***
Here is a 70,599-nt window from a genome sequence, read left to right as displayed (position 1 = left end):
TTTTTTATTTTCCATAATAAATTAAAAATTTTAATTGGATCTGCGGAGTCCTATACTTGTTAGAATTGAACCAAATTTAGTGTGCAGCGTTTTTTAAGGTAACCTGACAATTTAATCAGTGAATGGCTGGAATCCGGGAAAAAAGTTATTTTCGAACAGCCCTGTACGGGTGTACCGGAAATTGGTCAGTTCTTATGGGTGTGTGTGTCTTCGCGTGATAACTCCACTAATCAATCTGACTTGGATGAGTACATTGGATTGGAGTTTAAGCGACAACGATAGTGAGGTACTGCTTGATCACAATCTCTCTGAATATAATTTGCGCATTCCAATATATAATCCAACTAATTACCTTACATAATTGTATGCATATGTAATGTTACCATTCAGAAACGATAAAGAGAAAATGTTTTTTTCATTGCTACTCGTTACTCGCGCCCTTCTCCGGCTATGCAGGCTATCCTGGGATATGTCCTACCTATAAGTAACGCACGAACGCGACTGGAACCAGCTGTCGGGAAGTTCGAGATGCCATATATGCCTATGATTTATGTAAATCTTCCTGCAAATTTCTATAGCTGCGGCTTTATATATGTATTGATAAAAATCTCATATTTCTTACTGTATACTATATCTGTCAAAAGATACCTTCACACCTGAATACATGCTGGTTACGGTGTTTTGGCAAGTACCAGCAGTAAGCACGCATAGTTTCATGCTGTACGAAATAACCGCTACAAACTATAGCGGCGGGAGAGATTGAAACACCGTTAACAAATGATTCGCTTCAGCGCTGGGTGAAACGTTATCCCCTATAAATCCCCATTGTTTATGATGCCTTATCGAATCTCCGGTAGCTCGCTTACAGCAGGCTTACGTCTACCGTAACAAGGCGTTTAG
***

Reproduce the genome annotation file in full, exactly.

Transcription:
Here is a 70,599-nt window from a genome sequence, read left to right as displayed (position 1 = left end):
TTTTTTATTTTCCATAATAAATTAAAAATTTTAATTGGATCTGCGGAGTCCTATACTTGTTAGAATTGAACCAAATTTAGTGTGCAGCGTTTTTTAAGGTAACCTGACAATTTAATCAGTGAATGGCTGGAATCCGGGAAAAAAGTTATTTTCGAACAGCCCTGTACGGGTGTACCGGAAATTGGTCAGTTCTTATGGGTGTGTGTGTCTTCGCGTGATAACTCCACTAATCAATCTGACTTGGATGAGTACATTGGATTGGAGTTTAAGCGACAACGATAGTGAGGTACTGCTTGATCACAATCTCTCTGAATATAATTTGCGCATTCCAATATATAATCCAACTAATTACCTTACATAATTGTATGCATATGTAATGTTACCATTCAGAAACGATAAAGAGAAAATGTTTTTTTCATTGCTACTCGTTACTCGCGCCCTTCTCCGGCTATGCAGGCTATCCTGGGATATGTCCTACCTATAAGTAACGCACGAACGCGACTGGAACCAGCTGTCGGGAAGTTCGAGATGCCATATATGCCTATGATTTATGTAAATCTTCCTGCAAATTTCTATAGCTGCGGCTTTATATATGTATTGATAAAAATCTCATATTTCTTACTGTATACTATATCTGTCAAAAGATACCTTCACACCTGAATACATGCTGGTTACGGTGTTTTGGCAAGTACCAGCAGTAAGCACGCATAGTTTCATGCTGTACGAAATAACCGCTACAAACTATAGCGGCGGGAGAGATTGAAACACCGTTAACAAATGATTCGCTTCAGCGCTGGGTGAAACGTTATCCCCTATAAATCCCCATTGTTTATGATGCCTTATCGAATCTCCGGTAGCTCGCTTACAGCAGGCTTACGTCTACCGTAACAAGGCGTTTAG